If there was ever any doubt that climate change is an issue for small businesses as well as for major corporations, last winter’s cold snap should have dispelled it.
The sudden snowfall meant one in ten workers was unable to get to work. The total bill to the UK economy ran to ?600m a day.
Small firms may not contribute as much to climate change as large companies, but they are especially vulnerable to its malign impacts.
Yet the sad truth is that only a minority of small- and medium-sized enterprises (SMEs) see climate change as a business priority.
According to research by MORI for the Department for Environment, Food and Rural Affairs (Defra), one in three businesses has been significantly affected by extreme weather in the last three years but fewer than a quarter have taken any action to increase their resilience.
This picture is confirmed by research CIMA has recently published from its quarterly Mid-size Business Confidence Monitor, which shows that a third of SMEs see sustainability as either a low priority or not a priority at all. Only a quarter see it is as a high priority.
Our survey of more than 300 CIMA members and students at medium-sized businesses also found only a quarter had a formal sustainability plan.
Of course I understand SMEs have a lot on their plate right now. The repercussions of the financial crisis still affect many businesses in the form of weaker demand and reduced access to credit.
On top of that, worries about the nuclear situation in Japan and the implications of conflict in the Middle East on supply chains and orders are creating real headaches.
But ensuring resilience against climate change is a central element of long-term business planning that should be the focus for the board of any company of whatever size.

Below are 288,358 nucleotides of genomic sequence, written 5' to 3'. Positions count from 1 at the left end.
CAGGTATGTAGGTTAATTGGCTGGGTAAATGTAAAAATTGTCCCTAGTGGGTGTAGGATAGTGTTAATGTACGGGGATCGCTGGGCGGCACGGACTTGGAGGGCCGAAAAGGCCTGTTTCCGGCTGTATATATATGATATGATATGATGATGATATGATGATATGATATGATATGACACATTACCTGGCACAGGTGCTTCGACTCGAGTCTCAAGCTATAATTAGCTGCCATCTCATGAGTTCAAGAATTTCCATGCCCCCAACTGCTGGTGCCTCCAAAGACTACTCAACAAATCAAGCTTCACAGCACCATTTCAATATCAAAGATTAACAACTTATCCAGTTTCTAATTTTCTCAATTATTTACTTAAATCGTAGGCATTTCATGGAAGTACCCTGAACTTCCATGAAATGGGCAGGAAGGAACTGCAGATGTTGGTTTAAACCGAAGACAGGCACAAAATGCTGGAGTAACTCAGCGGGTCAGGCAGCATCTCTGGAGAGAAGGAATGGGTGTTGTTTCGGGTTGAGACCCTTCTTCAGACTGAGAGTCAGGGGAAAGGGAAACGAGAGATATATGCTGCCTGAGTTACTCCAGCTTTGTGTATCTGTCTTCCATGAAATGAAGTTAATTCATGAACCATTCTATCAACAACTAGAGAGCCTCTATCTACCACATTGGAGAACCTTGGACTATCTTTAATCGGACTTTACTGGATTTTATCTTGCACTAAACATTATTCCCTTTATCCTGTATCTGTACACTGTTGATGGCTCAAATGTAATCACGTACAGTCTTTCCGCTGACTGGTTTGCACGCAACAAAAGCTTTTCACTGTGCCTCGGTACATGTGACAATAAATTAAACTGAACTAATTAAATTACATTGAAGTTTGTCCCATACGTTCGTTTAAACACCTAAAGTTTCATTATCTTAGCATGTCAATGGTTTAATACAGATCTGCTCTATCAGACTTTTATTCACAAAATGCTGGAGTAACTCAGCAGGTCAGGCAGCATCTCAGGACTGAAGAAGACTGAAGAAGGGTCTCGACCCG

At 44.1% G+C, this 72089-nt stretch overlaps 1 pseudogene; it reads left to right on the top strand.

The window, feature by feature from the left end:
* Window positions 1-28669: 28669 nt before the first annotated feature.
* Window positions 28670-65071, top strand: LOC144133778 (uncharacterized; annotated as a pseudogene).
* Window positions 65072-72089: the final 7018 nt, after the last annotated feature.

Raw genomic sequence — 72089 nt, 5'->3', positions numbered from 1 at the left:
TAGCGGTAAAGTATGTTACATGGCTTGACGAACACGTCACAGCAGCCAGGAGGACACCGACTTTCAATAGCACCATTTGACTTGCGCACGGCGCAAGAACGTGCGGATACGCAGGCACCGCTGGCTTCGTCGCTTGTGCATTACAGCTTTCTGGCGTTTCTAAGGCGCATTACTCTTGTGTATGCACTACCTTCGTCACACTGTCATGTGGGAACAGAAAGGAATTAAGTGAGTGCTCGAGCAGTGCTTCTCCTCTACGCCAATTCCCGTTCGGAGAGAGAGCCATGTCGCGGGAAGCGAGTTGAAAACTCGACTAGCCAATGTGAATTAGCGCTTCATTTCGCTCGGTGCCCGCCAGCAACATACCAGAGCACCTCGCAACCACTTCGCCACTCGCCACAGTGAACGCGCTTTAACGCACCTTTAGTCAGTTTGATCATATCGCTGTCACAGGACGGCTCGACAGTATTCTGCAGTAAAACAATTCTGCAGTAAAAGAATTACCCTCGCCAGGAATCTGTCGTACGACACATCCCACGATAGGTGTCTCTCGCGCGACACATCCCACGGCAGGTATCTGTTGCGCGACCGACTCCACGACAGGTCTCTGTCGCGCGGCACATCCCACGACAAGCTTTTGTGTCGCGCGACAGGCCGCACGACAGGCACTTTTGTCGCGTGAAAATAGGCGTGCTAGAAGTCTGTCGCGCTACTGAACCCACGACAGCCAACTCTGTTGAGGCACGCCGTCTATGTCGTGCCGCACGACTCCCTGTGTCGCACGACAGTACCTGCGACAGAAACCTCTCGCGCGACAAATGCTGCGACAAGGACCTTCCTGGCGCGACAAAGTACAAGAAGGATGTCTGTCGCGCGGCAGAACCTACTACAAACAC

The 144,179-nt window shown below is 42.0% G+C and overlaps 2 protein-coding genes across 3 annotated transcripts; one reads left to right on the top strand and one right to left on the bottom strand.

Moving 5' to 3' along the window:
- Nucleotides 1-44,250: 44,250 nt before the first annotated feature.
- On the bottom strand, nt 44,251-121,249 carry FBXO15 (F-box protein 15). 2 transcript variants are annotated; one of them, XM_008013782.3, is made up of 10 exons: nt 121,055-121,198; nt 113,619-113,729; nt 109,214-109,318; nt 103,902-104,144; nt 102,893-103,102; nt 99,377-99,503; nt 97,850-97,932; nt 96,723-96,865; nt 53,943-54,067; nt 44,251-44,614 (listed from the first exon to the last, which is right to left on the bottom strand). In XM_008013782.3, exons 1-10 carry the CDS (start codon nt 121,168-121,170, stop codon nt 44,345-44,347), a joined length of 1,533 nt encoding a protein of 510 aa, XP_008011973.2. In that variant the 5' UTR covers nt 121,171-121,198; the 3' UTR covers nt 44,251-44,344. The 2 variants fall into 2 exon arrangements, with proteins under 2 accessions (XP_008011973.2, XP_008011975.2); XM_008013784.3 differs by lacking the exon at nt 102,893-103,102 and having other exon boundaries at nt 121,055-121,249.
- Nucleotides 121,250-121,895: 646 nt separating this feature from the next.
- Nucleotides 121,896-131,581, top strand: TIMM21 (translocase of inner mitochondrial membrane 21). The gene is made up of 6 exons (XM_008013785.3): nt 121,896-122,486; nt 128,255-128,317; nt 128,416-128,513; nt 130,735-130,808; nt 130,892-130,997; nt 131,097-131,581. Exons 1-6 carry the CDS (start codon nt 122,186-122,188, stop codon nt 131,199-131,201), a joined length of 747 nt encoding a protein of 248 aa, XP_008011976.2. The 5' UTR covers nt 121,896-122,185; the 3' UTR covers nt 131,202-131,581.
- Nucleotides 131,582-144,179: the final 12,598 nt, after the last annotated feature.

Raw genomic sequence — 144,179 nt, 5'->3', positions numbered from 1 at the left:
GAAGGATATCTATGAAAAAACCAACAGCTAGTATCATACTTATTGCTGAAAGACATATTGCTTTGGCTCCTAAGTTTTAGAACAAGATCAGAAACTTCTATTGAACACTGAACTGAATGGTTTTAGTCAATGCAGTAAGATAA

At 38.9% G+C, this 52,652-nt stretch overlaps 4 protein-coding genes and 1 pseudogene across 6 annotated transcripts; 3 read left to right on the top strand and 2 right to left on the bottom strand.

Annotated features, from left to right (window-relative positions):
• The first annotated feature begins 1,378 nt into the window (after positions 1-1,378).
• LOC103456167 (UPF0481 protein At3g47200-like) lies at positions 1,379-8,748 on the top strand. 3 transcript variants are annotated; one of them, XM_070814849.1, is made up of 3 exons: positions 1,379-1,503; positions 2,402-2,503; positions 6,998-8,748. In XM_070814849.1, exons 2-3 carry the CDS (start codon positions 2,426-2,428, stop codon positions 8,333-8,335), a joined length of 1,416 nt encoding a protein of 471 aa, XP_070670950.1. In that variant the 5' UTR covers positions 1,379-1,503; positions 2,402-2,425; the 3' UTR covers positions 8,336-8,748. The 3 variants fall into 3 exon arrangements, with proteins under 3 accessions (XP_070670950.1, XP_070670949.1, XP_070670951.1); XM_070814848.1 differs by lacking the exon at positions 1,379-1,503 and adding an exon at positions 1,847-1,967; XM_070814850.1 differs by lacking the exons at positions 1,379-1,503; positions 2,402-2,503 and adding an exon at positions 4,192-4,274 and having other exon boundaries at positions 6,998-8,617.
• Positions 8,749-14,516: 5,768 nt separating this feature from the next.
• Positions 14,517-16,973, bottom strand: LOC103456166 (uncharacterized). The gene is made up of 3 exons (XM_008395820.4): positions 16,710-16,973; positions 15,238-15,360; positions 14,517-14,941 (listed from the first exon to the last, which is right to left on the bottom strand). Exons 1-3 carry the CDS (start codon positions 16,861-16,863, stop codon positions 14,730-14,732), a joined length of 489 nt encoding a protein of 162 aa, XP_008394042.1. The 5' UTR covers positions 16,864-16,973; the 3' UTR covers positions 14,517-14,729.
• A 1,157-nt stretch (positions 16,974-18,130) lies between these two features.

Hotter summers, wetter winters and greater incidence of extreme weather events will cause disruption, damage supply chains and make certain goods and services unprofitable.
But as well as posing potential risks, climate change offers new opportunities to businesses that act swiftly. Warmer temperatures will make crops such as wine grapes easier to grow in southern England for example.
Hotter summers will also increase the demand for efficient and affordable cooling systems for shops and offices. The list is endless.
An example may help highlight how SMEs can protect themselves against risks and seize the opportunities.
Taylerson’s Malmesbury Syrups in Wiltshire makes flavoured syrups for coffees and cooking. The owner realised that demand for its products, which were linked to cold weather, would disappear within the next 20 years.
He reviewed the product range and decided to offer syrups to be used with ice creams and cold frapp’s. Existing clientsexpressed an interest in the product and he picked up some new clients as a result.
This is exactly the sort of analysis all SMEs should carry out. Many will say they do not have the time and resources to invest in that sort of forward planning.
This is why CIMA and Defra have launched an online climate resilience toolkit?that provides companies a tailored report highlighting areas of risk and offering tips on how to mitigate those impacts and turn threat into opportunity.
Many SMEs see their immediate priority as ensuring they are still in business tomorrow morning, next week and next year while climate change is something they can leave for the long-term.
Our message is that delay is dangerous. Climate change can have serious short-term implications for businesses and will also be a crucial factor affecting long-term success.
While climate change may be a moral and environmental issue on a global scale, its impact is most definitely a local business issue.
The warm spring weather that Britain is enjoying may have dulled memories of the big freeze. But in this climate conscious century such complacency will be small businesses” fatal weakness.
Charles Tilley is CEO of the Chartered Institute of Management Accountants.